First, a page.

A Place in Heaven
Makom Began Eden
The fateful contract between a secular Israeli army officer and a devout young Holocaust survivor has profound and unexpected consequences in this epic yet intimate portrait, spanning four decades, from director Yossi Madmony (Restoration).
May 24, 2014
|6:30 PM||Harvard Exit||Date has passed|
May 25, 2014
|1:00 PM||Harvard Exit||Date has passed|
May 26, 2014
|5:30 PM||Renton IKEA Performing Arts Center||Date has passed|
In striking images, Yossi Madmony (Restoration)’s newest is an allegorical epic spanning the history of Israel over the course of three wars, but with a father-son story as its conflicted center. Religious ideals, familial goals, and longed-for love are the high stakes of this personal drama, which radiate outward through larger societal tensions. It’s a composite of stories inspired by several real-life generals whose controversial military and later political records are debated to this day. A Place in Heaven is concerned with a tenet of Jewish religious law that allows a person to trade in their place in for something preferable—and implicitly secular. That’s what occurs when a brave officer nicknamed Bambi, like a flawed hero of the Old Testament, returns from a mission and is met by a young army cook, a religious Holocaust survivor who believes that there’s a special place in heaven for those who sacrifice as Bambi does in battle. He offers the soldier a month’s worth of his favorite meal in exchange for his heavenly seat. The non-believing Bambi is happy to oblige. The result has profound and unexpected consequences. Eventually, Bambi’s son Nimrod, disgusted by his father’s implication in war crimes, goes in the other direction, turning to other father figures for mentorship in how to live as a religious Jew. Madmony’s interweaving shows brilliant depth and tenderness in telling an epic, yet intimate, tale.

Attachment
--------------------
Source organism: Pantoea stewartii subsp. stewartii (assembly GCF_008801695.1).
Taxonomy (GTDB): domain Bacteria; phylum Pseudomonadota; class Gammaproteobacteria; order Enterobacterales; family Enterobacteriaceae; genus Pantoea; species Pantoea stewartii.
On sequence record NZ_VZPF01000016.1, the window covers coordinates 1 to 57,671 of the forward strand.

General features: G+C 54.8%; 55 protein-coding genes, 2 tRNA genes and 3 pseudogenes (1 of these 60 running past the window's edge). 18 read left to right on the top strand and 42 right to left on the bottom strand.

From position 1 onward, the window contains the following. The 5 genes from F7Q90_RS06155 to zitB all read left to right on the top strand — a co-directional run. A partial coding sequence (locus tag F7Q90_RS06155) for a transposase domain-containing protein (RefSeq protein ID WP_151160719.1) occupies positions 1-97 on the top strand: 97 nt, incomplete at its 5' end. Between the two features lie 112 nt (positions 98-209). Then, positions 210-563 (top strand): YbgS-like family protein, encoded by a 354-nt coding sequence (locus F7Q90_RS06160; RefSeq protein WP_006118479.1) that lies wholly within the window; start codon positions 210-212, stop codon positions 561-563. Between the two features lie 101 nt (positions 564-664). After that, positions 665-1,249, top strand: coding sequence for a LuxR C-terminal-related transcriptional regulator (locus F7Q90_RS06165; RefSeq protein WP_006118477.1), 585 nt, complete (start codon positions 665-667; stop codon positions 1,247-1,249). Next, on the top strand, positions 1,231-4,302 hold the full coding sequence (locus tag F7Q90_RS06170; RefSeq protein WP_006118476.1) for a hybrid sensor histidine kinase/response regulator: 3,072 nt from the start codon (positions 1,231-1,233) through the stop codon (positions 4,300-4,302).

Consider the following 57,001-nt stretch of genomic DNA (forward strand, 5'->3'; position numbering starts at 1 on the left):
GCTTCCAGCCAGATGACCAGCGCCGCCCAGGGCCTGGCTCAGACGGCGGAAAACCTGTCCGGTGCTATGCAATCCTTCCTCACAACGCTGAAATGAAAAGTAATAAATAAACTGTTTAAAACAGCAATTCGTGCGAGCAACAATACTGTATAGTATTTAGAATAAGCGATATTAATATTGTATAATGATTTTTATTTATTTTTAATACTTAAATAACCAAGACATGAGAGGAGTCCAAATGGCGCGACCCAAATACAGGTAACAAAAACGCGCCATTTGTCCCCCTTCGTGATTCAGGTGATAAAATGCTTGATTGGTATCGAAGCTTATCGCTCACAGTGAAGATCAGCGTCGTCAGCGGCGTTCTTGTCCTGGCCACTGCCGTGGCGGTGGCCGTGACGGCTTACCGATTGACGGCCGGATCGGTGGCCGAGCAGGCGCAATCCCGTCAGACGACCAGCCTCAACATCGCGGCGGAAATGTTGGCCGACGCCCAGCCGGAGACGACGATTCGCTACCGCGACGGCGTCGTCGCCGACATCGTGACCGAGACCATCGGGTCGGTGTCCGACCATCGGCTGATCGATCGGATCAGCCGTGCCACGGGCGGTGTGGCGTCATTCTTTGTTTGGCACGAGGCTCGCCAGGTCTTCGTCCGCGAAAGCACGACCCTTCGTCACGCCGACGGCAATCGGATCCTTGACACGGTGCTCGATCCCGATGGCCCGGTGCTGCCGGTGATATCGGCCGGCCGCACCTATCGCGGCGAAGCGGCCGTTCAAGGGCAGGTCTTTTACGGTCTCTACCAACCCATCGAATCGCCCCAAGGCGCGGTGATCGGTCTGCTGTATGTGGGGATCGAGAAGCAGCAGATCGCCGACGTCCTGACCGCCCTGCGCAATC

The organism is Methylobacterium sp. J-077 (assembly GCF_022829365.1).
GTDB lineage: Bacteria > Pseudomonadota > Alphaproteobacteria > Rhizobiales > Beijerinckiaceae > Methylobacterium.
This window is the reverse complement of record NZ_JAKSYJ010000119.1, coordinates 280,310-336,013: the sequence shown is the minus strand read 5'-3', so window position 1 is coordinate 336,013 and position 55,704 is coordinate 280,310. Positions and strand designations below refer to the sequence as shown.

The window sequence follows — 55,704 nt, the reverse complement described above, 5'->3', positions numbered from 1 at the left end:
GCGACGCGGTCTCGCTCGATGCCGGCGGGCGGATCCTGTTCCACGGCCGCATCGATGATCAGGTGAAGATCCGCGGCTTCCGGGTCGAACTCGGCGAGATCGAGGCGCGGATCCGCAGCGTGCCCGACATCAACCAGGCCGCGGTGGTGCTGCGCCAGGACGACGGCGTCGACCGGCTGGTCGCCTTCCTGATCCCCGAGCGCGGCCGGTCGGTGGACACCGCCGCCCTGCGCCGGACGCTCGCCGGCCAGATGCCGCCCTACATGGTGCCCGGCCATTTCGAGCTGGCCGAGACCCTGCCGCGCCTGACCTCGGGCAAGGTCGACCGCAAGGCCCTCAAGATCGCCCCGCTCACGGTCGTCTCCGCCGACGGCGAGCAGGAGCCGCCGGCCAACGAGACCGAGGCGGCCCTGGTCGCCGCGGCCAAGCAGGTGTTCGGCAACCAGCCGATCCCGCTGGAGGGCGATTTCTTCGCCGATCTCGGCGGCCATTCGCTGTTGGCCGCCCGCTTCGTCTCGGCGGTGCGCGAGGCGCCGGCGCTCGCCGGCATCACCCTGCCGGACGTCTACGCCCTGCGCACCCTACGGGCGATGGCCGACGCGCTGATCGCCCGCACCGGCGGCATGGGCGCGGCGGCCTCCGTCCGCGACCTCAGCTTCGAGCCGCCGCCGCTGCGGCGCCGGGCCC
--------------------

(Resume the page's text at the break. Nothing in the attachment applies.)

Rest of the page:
Born in Jerusalem, Yossi Madmoni graduated from the Sam Spiegel Film and Television School in 1993. Madmoni has won two Israeli Academy Awards for his work on "Bat-Yam New-York" and Melanoma My Love. He has since served as the Chairman of the Israeli Writers Guild and in 2011 won the Best Screenplay Award at the Sundance Film Festival and Best Film at the Karlovy Vary International Film Festival.
Sponsored by Snoqualmie Tribe
|Principal Cast:||Alon moni Aboutboul, Tom Graziani, Rotem Zisman-Cohen, Keren Berger|
|Running Time:||117 minutes|
|Producer:||David Mandil, Moshe Edery, Leon Edery|
|Cinematographers:||Boaz Yehonatan Yacov|
|Editors:||Arik Lahav Leibovich|
|Filmography:||Restoration (2011); Melanoma ahuvati (2006); The Barbecue People (2003)|